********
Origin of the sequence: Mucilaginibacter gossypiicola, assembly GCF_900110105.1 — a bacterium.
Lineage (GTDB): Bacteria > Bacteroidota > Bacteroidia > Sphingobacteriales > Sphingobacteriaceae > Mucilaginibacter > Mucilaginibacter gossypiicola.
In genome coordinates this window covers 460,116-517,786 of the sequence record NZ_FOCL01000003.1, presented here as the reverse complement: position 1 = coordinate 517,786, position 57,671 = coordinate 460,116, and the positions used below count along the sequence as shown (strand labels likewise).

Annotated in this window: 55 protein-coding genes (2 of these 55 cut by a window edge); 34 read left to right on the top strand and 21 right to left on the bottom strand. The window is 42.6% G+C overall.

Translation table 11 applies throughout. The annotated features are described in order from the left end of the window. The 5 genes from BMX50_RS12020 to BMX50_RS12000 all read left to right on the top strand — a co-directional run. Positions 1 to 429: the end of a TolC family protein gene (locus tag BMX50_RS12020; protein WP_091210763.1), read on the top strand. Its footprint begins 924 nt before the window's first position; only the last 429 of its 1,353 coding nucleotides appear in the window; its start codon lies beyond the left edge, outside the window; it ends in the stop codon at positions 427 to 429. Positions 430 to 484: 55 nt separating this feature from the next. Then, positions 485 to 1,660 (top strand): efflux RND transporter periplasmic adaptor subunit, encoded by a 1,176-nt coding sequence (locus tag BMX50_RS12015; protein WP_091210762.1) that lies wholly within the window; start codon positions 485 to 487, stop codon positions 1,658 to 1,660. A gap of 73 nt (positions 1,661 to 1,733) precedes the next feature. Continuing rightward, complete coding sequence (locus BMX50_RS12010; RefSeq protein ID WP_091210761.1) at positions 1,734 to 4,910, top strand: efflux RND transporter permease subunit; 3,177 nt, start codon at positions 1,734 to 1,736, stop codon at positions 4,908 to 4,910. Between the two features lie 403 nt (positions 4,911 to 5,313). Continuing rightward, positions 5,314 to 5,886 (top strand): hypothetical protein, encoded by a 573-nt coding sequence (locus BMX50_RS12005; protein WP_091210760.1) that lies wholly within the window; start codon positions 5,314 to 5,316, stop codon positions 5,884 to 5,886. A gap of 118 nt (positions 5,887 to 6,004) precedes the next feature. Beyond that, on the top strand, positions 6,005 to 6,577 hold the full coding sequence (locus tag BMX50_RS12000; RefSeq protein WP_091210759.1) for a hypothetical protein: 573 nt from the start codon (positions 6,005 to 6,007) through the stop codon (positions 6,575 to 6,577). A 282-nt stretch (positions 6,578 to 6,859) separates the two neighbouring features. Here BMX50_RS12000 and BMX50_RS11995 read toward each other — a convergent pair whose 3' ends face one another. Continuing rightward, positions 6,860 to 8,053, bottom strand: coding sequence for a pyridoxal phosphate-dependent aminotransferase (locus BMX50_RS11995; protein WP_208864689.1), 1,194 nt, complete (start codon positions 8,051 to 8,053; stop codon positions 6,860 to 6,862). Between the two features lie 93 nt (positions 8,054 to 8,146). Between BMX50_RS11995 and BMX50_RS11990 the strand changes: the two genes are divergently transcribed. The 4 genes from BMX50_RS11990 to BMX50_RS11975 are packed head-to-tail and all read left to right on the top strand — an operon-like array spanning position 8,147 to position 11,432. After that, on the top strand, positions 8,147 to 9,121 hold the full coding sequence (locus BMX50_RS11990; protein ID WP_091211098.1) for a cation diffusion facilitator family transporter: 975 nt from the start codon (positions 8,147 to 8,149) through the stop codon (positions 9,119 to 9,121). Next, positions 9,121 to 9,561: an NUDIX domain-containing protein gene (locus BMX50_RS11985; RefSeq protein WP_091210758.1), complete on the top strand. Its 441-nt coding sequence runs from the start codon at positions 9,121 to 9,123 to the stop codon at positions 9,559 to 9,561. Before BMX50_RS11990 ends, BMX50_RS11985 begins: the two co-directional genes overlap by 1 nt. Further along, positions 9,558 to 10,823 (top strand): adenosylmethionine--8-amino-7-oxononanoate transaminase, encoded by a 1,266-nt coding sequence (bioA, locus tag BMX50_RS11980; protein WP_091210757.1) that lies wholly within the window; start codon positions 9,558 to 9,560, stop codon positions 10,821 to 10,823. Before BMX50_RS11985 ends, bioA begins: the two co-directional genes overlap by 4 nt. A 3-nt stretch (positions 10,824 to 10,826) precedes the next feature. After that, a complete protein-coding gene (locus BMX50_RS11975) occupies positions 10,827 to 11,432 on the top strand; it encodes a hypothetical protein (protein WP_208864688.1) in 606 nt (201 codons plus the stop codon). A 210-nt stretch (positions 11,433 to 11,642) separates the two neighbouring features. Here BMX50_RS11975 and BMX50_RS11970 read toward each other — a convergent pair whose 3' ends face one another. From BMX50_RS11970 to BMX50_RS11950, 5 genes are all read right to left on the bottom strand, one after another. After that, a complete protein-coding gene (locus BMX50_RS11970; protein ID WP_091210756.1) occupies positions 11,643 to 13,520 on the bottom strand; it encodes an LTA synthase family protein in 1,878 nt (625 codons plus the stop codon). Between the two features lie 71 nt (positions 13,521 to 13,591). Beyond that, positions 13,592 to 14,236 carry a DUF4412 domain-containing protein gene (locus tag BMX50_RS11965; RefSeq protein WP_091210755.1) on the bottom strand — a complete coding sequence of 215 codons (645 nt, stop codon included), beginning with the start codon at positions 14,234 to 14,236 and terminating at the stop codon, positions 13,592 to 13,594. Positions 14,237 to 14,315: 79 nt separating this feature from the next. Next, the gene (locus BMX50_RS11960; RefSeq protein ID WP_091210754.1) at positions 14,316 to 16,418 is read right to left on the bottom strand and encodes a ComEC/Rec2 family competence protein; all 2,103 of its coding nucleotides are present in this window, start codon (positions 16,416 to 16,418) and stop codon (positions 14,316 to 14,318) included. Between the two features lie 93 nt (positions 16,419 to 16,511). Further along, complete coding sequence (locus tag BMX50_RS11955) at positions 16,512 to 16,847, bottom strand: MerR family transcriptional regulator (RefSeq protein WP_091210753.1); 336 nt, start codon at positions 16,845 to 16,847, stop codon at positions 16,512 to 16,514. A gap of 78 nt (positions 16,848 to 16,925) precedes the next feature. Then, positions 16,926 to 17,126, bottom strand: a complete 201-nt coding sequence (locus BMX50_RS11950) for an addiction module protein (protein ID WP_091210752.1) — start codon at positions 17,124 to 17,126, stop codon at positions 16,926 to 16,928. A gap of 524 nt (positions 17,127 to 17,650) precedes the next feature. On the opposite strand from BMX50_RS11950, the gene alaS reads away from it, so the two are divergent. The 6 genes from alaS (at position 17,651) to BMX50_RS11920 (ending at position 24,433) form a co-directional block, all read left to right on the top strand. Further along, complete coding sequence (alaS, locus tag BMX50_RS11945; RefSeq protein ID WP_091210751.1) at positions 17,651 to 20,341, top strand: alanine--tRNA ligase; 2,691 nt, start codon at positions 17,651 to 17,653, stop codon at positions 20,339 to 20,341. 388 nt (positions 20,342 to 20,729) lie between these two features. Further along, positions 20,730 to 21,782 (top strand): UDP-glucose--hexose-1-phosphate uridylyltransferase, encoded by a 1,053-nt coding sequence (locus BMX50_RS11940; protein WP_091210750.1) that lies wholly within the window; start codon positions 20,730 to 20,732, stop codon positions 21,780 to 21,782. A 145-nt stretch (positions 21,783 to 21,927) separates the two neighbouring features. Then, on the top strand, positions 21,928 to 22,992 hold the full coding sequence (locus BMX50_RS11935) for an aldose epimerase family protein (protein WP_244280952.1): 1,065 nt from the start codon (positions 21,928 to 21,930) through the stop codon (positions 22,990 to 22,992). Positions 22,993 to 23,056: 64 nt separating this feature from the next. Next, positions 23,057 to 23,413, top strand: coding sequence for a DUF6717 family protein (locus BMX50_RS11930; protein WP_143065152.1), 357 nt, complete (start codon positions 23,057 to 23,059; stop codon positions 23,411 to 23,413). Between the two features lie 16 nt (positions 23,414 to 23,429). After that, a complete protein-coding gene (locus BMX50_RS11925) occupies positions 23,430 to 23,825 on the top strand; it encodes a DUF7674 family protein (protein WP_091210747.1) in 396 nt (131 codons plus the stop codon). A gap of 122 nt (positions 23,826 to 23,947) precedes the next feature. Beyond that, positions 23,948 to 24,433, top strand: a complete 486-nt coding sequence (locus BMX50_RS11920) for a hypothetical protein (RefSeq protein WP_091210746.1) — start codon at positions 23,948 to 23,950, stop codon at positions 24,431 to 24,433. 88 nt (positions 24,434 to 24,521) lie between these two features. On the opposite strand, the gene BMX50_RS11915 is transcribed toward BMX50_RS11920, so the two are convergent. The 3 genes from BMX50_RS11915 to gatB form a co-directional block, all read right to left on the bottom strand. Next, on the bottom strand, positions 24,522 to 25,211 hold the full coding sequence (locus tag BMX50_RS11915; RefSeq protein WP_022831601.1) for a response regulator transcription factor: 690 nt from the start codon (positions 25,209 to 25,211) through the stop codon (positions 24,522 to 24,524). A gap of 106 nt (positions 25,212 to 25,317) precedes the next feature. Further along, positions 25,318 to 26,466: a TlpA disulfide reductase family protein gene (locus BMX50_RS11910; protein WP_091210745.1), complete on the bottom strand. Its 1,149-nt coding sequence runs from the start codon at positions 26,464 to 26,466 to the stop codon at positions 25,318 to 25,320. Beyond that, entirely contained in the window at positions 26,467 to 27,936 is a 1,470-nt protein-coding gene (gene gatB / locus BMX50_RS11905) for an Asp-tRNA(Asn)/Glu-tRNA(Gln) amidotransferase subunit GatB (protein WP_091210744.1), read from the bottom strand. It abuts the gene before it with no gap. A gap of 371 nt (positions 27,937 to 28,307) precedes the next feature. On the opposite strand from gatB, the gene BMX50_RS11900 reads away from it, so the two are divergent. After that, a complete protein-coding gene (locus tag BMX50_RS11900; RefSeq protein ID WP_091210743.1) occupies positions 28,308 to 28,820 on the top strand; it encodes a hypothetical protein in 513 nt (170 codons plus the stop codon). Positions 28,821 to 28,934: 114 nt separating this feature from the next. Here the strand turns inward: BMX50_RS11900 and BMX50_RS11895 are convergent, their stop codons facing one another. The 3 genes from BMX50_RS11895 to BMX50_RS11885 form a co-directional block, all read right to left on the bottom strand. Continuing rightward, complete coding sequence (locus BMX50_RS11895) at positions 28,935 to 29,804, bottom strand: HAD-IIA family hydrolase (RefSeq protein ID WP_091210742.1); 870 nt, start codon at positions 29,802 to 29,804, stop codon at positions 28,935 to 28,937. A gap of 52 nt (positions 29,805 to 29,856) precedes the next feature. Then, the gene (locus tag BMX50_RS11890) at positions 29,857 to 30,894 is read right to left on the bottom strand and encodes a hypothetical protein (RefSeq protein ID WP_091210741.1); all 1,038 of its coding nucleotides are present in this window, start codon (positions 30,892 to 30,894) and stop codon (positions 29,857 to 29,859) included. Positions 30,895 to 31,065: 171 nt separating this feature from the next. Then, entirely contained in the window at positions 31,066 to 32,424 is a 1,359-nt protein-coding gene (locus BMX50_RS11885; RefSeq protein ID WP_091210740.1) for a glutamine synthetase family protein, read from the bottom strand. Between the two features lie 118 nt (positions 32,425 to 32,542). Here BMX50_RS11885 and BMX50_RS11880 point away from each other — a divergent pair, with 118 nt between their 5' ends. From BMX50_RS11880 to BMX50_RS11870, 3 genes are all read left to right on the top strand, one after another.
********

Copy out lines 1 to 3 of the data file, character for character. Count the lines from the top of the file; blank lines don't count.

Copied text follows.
Origin of the sequence: Mucilaginibacter gossypiicola, assembly GCF_900110105.1 — a bacterium.
Lineage (GTDB): Bacteria > Bacteroidota > Bacteroidia > Sphingobacteriales > Sphingobacteriaceae > Mucilaginibacter > Mucilaginibacter gossypiicola.
In genome coordinates this window covers 460,116-517,786 of the sequence record NZ_FOCL01000003.1, presented here as the reverse complement: position 1 = coordinate 517,786, position 57,671 = coordinate 460,116, and the positions used below count along the sequence as shown (strand labels likewise).